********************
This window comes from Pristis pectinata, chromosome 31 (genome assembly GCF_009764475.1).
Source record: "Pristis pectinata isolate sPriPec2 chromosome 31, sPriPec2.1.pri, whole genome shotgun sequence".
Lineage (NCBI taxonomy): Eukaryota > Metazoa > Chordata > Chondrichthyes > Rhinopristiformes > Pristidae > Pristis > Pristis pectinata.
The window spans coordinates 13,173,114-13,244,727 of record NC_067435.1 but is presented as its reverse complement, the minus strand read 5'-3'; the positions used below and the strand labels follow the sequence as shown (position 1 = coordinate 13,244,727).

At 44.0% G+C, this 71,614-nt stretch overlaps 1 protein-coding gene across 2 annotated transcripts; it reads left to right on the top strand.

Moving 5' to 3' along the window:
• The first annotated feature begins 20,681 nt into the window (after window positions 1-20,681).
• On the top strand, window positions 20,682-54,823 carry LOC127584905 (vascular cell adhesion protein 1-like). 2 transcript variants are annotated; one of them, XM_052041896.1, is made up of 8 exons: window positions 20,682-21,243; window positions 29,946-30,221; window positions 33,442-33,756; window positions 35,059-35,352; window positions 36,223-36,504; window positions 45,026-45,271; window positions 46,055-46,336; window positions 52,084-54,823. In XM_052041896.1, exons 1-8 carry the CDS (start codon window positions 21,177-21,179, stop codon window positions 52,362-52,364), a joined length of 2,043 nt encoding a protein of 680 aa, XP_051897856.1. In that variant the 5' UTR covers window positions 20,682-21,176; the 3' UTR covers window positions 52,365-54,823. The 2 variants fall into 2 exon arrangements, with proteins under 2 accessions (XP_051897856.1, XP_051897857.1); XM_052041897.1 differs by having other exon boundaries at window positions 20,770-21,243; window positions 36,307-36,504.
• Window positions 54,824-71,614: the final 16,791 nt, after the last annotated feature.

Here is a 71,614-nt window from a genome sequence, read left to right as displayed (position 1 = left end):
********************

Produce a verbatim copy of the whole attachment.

This window comes from Pristis pectinata, chromosome 31 (genome assembly GCF_009764475.1).
Source record: "Pristis pectinata isolate sPriPec2 chromosome 31, sPriPec2.1.pri, whole genome shotgun sequence".
Lineage (NCBI taxonomy): Eukaryota > Metazoa > Chordata > Chondrichthyes > Rhinopristiformes > Pristidae > Pristis > Pristis pectinata.
The window spans coordinates 13,173,114-13,244,727 of record NC_067435.1 but is presented as its reverse complement, the minus strand read 5'-3'; the positions used below and the strand labels follow the sequence as shown (position 1 = coordinate 13,244,727).

At 44.0% G+C, this 71,614-nt stretch overlaps 1 protein-coding gene across 2 annotated transcripts; it reads left to right on the top strand.

Moving 5' to 3' along the window:
• The first annotated feature begins 20,681 nt into the window (after window positions 1-20,681).
• On the top strand, window positions 20,682-54,823 carry LOC127584905 (vascular cell adhesion protein 1-like). 2 transcript variants are annotated; one of them, XM_052041896.1, is made up of 8 exons: window positions 20,682-21,243; window positions 29,946-30,221; window positions 33,442-33,756; window positions 35,059-35,352; window positions 36,223-36,504; window positions 45,026-45,271; window positions 46,055-46,336; window positions 52,084-54,823. In XM_052041896.1, exons 1-8 carry the CDS (start codon window positions 21,177-21,179, stop codon window positions 52,362-52,364), a joined length of 2,043 nt encoding a protein of 680 aa, XP_051897856.1. In that variant the 5' UTR covers window positions 20,682-21,176; the 3' UTR covers window positions 52,365-54,823. The 2 variants fall into 2 exon arrangements, with proteins under 2 accessions (XP_051897856.1, XP_051897857.1); XM_052041897.1 differs by having other exon boundaries at window positions 20,770-21,243; window positions 36,307-36,504.
• Window positions 54,824-71,614: the final 16,791 nt, after the last annotated feature.

Here is a 71,614-nt window from a genome sequence, read left to right as displayed (position 1 = left end):